HARVEY E. GOLDEN, M.D.; FREDERIC C. MCDUFFIE, M.D., F.A.C.P.
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Since the original description of the lupus erythematosus (LE) cell by Hargraves, Richmond, and Morton (1), it has become clear that this inclusion-containing cell is formed in two stages (2, 3). In the first stage an abnormal gamma G globulin, the LE factor, reacts with a component of the nucleus, apparently the deoxyribonucleic acid-histone complex (4), to form nuclear material that is altered in appearance. This altered nuclear material may then be phagocytized in the second stage to form LE cells, or it may remain extracellular. This altered extracellular nuclear material (ECM) (5) takes several forms, the most commonly recognized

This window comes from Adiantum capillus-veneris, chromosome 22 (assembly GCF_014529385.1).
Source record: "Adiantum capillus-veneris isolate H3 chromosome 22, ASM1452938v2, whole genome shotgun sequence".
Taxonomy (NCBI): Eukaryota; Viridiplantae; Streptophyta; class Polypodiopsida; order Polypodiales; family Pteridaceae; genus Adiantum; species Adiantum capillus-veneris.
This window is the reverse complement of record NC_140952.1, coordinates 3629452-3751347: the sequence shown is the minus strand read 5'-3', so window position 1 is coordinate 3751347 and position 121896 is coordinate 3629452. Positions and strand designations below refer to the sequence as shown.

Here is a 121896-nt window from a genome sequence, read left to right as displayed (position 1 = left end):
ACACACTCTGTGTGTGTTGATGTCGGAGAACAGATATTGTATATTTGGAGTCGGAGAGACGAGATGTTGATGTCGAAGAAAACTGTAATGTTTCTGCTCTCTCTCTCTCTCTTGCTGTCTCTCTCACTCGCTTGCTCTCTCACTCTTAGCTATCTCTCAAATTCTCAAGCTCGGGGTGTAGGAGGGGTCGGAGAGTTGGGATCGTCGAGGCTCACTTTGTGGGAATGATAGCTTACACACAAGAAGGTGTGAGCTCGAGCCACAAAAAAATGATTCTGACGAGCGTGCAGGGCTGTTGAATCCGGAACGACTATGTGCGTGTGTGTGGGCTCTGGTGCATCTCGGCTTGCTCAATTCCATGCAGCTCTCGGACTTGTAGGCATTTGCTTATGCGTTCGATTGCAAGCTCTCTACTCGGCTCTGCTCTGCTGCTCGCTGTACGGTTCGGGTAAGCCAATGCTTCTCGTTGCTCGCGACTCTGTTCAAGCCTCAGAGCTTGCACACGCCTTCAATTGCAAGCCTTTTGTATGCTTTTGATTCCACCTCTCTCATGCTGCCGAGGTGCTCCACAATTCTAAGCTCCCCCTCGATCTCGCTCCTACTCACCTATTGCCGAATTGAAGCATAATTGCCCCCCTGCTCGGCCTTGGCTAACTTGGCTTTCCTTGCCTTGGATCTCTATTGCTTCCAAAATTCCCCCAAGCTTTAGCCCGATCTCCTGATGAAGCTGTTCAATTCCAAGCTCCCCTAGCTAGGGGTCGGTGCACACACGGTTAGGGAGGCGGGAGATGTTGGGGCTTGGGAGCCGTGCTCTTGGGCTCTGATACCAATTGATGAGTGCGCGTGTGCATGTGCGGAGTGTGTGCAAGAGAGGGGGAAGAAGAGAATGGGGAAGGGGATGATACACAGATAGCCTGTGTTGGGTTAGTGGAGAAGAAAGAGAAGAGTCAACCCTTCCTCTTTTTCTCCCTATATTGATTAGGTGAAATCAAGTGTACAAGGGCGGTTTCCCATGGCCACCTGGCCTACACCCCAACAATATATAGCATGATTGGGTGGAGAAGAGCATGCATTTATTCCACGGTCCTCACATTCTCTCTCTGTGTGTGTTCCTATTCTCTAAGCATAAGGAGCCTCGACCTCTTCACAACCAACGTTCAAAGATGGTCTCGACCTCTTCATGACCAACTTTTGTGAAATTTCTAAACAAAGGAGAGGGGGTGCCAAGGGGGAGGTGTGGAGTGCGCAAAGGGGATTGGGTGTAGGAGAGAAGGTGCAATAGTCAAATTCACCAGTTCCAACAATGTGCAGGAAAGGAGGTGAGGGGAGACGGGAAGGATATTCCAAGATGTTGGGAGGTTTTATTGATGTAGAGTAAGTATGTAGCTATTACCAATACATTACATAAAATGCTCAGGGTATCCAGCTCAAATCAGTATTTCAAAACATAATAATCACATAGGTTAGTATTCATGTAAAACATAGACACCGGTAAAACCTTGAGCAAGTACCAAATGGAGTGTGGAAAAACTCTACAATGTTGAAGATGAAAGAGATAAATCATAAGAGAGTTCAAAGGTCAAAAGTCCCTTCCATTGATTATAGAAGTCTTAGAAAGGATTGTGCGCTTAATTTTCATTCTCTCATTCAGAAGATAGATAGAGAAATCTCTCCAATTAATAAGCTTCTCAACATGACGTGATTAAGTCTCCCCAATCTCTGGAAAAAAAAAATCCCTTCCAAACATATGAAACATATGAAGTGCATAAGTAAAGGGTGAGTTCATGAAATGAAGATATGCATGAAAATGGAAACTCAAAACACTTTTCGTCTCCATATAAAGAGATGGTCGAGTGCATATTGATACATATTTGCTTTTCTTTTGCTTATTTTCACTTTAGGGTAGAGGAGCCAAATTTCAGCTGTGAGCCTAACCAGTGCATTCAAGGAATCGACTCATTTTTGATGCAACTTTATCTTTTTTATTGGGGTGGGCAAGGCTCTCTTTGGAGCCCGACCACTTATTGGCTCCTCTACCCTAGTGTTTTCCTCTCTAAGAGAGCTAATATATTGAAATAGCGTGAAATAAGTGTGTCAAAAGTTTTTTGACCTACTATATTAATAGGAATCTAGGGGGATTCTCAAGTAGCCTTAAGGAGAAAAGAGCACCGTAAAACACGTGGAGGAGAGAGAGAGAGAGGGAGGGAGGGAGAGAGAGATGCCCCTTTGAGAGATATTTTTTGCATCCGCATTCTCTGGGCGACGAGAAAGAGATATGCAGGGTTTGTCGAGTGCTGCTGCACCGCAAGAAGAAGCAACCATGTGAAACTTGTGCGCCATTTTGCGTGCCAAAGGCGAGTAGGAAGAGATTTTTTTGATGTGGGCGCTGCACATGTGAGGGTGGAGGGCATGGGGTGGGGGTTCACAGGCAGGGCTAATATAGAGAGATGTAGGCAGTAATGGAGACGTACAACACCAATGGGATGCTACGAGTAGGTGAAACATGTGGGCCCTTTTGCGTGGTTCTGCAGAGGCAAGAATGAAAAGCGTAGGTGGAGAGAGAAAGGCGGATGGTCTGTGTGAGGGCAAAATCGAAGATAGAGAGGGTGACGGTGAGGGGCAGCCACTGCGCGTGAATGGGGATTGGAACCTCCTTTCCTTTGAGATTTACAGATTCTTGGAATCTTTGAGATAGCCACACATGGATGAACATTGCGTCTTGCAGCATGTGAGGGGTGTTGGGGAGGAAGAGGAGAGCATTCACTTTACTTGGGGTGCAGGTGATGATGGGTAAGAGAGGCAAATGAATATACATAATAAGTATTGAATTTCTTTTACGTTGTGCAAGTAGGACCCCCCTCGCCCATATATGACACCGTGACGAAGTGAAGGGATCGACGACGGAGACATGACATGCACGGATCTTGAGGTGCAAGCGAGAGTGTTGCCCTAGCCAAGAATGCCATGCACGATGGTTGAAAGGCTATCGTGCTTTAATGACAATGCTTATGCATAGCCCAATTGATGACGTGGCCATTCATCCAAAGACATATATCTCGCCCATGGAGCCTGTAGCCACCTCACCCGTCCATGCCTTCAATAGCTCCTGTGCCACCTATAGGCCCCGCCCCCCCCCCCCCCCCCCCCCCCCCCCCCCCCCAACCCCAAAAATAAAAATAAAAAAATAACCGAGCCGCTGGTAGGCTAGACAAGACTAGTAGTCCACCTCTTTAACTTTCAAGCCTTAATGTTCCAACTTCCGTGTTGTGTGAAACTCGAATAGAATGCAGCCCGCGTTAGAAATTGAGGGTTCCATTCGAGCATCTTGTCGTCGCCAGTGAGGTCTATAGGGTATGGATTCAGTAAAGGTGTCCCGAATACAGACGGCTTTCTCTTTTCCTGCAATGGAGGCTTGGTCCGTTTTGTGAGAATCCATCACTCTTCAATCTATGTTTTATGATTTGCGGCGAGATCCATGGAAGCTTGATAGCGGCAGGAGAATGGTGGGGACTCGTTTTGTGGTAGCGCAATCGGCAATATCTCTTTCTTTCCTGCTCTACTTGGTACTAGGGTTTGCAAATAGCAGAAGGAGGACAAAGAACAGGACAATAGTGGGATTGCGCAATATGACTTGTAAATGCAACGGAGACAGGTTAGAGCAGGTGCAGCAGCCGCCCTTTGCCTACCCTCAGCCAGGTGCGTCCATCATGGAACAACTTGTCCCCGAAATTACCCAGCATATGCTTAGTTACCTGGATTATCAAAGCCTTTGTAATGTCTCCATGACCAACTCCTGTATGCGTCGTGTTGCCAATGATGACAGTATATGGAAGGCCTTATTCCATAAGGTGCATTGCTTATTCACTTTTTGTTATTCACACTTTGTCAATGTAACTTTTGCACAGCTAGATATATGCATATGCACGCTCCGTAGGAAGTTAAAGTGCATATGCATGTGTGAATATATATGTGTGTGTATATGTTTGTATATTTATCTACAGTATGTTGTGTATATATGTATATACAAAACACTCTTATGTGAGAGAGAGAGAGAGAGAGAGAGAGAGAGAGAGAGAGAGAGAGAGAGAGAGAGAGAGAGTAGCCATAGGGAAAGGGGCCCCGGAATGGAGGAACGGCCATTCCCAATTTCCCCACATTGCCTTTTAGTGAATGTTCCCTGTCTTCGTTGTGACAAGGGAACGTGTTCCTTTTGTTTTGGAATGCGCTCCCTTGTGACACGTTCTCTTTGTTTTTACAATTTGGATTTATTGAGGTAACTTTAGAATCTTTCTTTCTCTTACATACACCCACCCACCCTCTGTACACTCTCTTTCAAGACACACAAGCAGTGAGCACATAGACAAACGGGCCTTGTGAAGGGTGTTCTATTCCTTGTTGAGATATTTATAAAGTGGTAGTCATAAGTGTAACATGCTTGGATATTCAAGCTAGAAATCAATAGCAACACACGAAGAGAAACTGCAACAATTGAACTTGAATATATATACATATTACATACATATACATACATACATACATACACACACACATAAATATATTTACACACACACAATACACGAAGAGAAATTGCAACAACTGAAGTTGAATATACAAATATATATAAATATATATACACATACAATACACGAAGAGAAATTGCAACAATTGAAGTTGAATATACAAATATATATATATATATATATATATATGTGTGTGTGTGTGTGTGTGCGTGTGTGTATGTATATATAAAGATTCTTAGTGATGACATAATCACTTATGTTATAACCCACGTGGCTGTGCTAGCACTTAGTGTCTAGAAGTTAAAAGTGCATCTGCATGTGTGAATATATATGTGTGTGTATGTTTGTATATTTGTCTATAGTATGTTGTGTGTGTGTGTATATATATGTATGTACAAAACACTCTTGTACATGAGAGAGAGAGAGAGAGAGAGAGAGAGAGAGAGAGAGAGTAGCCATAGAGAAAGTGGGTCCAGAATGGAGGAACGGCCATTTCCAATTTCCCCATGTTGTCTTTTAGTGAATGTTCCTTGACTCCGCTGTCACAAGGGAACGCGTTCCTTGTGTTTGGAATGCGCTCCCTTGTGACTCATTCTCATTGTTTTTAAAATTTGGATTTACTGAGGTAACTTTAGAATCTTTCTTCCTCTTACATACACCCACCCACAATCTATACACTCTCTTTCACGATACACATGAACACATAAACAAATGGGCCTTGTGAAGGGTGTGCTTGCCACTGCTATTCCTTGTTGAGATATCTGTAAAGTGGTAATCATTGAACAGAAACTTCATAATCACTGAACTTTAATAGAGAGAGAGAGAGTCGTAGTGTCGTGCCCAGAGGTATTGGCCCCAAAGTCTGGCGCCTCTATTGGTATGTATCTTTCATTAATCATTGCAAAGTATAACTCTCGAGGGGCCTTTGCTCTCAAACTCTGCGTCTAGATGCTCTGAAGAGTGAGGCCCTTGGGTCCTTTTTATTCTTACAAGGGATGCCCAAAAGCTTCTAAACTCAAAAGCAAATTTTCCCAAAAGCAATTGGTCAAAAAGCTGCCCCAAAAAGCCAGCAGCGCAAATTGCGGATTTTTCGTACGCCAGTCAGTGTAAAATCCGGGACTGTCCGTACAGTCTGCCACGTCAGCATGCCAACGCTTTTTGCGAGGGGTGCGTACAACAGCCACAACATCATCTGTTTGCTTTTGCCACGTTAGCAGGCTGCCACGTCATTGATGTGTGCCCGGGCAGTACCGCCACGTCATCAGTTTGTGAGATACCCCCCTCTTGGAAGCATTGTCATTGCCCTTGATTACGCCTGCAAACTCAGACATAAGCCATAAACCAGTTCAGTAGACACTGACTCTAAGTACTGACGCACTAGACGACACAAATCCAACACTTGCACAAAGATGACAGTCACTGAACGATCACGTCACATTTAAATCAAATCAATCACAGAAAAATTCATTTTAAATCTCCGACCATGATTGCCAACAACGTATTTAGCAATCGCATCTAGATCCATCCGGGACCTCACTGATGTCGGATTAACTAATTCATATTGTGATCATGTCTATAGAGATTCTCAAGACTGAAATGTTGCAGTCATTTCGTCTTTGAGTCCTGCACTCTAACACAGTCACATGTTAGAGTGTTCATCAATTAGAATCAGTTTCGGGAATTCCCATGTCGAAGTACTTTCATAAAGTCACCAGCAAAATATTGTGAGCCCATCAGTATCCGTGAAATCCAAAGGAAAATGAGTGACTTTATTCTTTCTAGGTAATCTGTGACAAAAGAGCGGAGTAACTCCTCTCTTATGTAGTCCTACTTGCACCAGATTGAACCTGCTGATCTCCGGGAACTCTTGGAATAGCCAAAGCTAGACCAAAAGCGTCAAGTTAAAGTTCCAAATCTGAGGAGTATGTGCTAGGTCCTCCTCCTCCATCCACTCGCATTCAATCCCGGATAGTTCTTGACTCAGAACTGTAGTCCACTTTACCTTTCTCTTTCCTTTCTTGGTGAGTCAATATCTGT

GOLDEN HE, MCDUFFIE FC. Role of Lupus Erythematosus Factor and Accessory Serum Factors in Production of Extracellular Nuclear Material. Ann Intern Med. ;67:780–790. doi: 10.7326/0003-4819-67-4-780
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Published: Ann Intern Med. 1967;67(4):780-790.
Lupus Erythematosus, Rheumatology.
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Print ISSN: 0003-4819 | Online ISSN: 1539-3704
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